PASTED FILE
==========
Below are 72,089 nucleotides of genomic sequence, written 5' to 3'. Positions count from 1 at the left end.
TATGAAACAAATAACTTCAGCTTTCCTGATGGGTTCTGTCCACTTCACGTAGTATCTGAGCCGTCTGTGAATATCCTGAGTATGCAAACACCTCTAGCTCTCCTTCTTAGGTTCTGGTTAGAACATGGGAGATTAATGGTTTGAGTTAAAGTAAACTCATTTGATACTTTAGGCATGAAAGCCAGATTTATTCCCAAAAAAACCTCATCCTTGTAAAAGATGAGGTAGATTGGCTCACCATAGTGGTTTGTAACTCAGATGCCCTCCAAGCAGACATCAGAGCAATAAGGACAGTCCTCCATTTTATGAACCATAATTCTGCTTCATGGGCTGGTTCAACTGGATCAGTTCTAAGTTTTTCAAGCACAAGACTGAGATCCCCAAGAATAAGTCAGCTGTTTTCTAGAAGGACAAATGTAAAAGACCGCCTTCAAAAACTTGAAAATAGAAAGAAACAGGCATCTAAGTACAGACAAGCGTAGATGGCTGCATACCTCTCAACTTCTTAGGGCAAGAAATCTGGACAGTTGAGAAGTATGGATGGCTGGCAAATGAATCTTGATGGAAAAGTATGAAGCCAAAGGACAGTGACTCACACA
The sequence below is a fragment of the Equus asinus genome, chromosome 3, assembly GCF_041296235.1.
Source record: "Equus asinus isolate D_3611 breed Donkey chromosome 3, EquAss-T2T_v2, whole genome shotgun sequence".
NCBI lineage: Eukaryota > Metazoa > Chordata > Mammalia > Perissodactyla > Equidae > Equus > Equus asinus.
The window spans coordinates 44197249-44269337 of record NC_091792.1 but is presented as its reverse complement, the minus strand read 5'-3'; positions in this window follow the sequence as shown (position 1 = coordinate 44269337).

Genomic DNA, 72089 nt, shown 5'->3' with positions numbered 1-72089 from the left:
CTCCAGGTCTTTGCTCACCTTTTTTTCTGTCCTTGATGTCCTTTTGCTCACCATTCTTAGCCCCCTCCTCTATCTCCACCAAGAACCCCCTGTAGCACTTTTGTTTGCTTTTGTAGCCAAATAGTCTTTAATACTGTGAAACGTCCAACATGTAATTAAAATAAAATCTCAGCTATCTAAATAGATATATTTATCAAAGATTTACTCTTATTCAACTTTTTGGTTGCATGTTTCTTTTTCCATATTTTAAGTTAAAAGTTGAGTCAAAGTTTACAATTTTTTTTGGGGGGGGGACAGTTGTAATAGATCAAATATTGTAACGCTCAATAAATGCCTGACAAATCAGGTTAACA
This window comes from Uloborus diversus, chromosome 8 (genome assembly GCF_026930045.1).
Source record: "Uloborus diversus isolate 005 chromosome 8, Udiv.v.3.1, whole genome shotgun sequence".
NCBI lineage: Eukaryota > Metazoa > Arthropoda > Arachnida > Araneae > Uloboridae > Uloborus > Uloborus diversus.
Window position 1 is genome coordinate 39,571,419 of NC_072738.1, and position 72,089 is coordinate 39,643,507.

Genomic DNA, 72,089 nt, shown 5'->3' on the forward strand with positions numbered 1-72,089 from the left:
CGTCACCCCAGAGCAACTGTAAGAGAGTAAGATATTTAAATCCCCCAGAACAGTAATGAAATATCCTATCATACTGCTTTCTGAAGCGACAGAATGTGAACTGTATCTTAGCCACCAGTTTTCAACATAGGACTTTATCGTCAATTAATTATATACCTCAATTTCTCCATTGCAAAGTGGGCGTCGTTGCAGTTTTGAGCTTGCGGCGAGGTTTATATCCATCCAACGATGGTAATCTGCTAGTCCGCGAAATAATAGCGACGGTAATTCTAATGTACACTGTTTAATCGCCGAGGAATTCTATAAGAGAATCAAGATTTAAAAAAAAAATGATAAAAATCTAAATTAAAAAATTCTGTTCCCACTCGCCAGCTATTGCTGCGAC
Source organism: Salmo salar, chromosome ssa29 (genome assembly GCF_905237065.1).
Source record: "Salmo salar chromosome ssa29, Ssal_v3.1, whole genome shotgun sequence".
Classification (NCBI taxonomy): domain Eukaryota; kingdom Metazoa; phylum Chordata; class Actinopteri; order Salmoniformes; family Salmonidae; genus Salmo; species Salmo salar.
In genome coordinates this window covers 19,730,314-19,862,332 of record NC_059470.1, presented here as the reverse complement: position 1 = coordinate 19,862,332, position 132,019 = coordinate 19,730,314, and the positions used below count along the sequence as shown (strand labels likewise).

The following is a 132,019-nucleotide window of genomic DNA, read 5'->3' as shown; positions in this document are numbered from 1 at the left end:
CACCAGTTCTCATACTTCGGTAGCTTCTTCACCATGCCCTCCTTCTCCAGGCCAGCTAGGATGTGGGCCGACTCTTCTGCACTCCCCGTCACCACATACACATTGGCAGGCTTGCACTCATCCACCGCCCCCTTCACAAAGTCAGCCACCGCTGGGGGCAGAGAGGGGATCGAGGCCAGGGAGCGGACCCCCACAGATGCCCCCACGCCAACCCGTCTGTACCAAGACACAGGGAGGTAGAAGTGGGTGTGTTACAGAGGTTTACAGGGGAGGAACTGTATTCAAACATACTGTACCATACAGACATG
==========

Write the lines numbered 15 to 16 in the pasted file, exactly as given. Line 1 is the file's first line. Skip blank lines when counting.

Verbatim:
Source organism: Salmo salar, chromosome ssa29 (genome assembly GCF_905237065.1).
Source record: "Salmo salar chromosome ssa29, Ssal_v3.1, whole genome shotgun sequence".